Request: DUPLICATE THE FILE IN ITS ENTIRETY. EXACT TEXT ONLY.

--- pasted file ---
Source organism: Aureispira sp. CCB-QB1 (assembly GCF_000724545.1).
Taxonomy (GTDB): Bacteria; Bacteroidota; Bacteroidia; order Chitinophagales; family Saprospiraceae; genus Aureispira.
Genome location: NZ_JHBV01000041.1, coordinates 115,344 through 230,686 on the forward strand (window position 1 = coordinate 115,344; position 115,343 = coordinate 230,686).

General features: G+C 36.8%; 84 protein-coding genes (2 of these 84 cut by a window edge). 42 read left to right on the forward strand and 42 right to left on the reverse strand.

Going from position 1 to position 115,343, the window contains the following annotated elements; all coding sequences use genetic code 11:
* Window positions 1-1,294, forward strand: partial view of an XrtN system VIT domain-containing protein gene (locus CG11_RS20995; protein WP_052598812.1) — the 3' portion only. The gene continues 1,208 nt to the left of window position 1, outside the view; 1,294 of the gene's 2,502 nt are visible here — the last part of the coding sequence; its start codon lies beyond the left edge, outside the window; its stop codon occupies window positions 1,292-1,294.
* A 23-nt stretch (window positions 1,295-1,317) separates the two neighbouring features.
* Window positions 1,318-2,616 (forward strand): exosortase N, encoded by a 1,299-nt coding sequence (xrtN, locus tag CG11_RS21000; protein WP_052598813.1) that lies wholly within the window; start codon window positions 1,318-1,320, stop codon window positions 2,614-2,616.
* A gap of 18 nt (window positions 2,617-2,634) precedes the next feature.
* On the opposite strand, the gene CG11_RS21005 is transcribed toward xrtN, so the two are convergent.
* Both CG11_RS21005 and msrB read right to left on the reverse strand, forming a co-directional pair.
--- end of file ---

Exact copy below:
Source organism: Aureispira sp. CCB-QB1 (assembly GCF_000724545.1).
Taxonomy (GTDB): Bacteria; Bacteroidota; Bacteroidia; order Chitinophagales; family Saprospiraceae; genus Aureispira.
Genome location: NZ_JHBV01000041.1, coordinates 115,344 through 230,686 on the forward strand (window position 1 = coordinate 115,344; position 115,343 = coordinate 230,686).

General features: G+C 36.8%; 84 protein-coding genes (2 of these 84 cut by a window edge). 42 read left to right on the forward strand and 42 right to left on the reverse strand.

Going from position 1 to position 115,343, the window contains the following annotated elements; all coding sequences use genetic code 11:
* Window positions 1-1,294, forward strand: partial view of an XrtN system VIT domain-containing protein gene (locus CG11_RS20995; protein WP_052598812.1) — the 3' portion only. The gene continues 1,208 nt to the left of window position 1, outside the view; 1,294 of the gene's 2,502 nt are visible here — the last part of the coding sequence; its start codon lies beyond the left edge, outside the window; its stop codon occupies window positions 1,292-1,294.
* A 23-nt stretch (window positions 1,295-1,317) separates the two neighbouring features.
* Window positions 1,318-2,616 (forward strand): exosortase N, encoded by a 1,299-nt coding sequence (xrtN, locus tag CG11_RS21000; protein WP_052598813.1) that lies wholly within the window; start codon window positions 1,318-1,320, stop codon window positions 2,614-2,616.
* A gap of 18 nt (window positions 2,617-2,634) precedes the next feature.
* On the opposite strand, the gene CG11_RS21005 is transcribed toward xrtN, so the two are convergent.
* Both CG11_RS21005 and msrB read right to left on the reverse strand, forming a co-directional pair.